When my children were young we had a Jack Russell dog. We lived in a beach side town and our dog, Basil, would follow the children everywhere. He would run with them when they rode bikes and loved going to the beach with them. The whole town knew Basil, he was everyone’s pet dog.
Our town of 90 residents would bulge at holiday time to more than 1,000 residents and Basil knew them all. People would say to us, “Oh your Basil’s owners” and it was lovely. Some people even cooked bacon for breakfast for Basil; he had the good life.
Basil was a great escape artist. We would try to keep him in the yard, but he would climb the fence or dig under it. When it was time for him to go visiting we discovered he was already out.
He was also a great snake killer, rabbit catcher and he knew a feral cat from a pet cat and only chased after the feral cats. One time he chased a feral cat into a bush only to emerge seconds later being chased by another feral cat bigger than him. It was funny to see him running away from this cat when normally it was the other way.
Basil was a great mate to the town and our children and even now, 15 years after his death, people still talk about him. He was 19 when he passed away.
Then there was the time we had an Easter service down by the sea. On Easter Sunday I locked Basil in the chicken coop to try and keep him home while we all went down to the service, but he escaped and came down and cocked his leg on the officiate who was conducting the service. The officiate didn’t know but we all saw it and the crowd laughed.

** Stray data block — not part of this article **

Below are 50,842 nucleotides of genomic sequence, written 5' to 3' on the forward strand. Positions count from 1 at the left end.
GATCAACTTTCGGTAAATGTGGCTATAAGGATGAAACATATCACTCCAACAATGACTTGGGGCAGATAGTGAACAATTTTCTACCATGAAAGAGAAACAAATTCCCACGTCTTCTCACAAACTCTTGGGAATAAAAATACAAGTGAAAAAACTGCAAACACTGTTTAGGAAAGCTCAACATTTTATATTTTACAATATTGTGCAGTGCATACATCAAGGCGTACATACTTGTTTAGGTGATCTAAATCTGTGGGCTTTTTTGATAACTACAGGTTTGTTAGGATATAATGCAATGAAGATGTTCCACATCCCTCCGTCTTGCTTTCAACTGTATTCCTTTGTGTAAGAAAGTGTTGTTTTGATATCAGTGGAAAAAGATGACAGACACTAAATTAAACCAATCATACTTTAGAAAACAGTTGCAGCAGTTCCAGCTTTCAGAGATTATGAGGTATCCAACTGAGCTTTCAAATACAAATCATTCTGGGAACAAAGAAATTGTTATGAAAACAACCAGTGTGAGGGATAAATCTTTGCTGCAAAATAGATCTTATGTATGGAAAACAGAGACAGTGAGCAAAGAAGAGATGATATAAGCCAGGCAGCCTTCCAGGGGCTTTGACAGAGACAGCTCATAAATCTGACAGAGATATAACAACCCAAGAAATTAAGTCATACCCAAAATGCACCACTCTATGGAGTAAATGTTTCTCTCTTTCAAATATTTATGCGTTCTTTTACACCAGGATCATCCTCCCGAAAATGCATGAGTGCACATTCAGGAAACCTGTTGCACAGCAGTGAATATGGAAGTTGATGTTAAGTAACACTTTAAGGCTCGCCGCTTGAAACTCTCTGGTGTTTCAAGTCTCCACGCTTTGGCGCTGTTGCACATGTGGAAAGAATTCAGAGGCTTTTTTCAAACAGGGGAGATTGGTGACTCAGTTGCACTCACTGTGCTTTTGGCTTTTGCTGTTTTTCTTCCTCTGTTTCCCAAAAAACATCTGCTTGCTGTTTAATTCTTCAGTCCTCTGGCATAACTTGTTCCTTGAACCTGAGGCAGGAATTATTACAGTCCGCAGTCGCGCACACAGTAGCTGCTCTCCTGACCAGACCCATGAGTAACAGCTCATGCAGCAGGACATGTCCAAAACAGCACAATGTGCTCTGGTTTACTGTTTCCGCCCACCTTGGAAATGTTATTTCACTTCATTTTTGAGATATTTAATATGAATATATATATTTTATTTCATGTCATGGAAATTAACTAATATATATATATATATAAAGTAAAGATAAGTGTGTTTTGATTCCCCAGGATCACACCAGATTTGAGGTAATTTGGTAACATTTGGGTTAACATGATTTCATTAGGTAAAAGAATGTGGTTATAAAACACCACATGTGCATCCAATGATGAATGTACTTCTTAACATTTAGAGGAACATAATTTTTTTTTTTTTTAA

On this day Basil was out visiting and we were putting up a carport. The fence was down and I was in the kitchen making sandwiches for our friends who had come to help us. I saw Basil scurry in the back door with something in his mouth. I thought he had one of his fluffy toys. Next I saw a bigger dog come in the door. I stopped to look and in my kitchen was a wombat!
I called out to the men out front. “There’s a what in your kitchen?” came the reply.
I repeated my call and the men came inside to look at the large angry wombat. My husband came into the kitchen with a small fur ball in his hands and said, “Here is your problem.”
In his hand he held a baby wombat. Basil had run off with the baby and mother woman must have chased him home. My four children all came into the house all trying to tell us their own version of a story.
When we had calm they said they were playing tennis when they saw Basil grab something in the grass, which they thought was a rabbit. Then they saw the wombat chase after Basil. I am sure Basil thought it was one of his fluffy toys or even a rabbit. He had not hurt the baby and mummy wombat seemed relived to get her baby back.
But then we had the problem of trying to get the wombat out of our house. We had no idea and it didn’t seem keen to go. We rang the vet and when I told her of the problem she laughed so much I thought her sides would split. Her suggestion was to just let the wombats figure it out on their own. I was concerned we’d have two wombats in our house permanently so I closed all the surrounding doors and left only the back door open, then I started to move her on her way gently.
Once she was outside and her baby back in her pouch she was quite fast to leave, heading back to the long grass. Life was never dull living at the town at the end of the road. I never had a wombat in my house again, but I did notice they had square poo!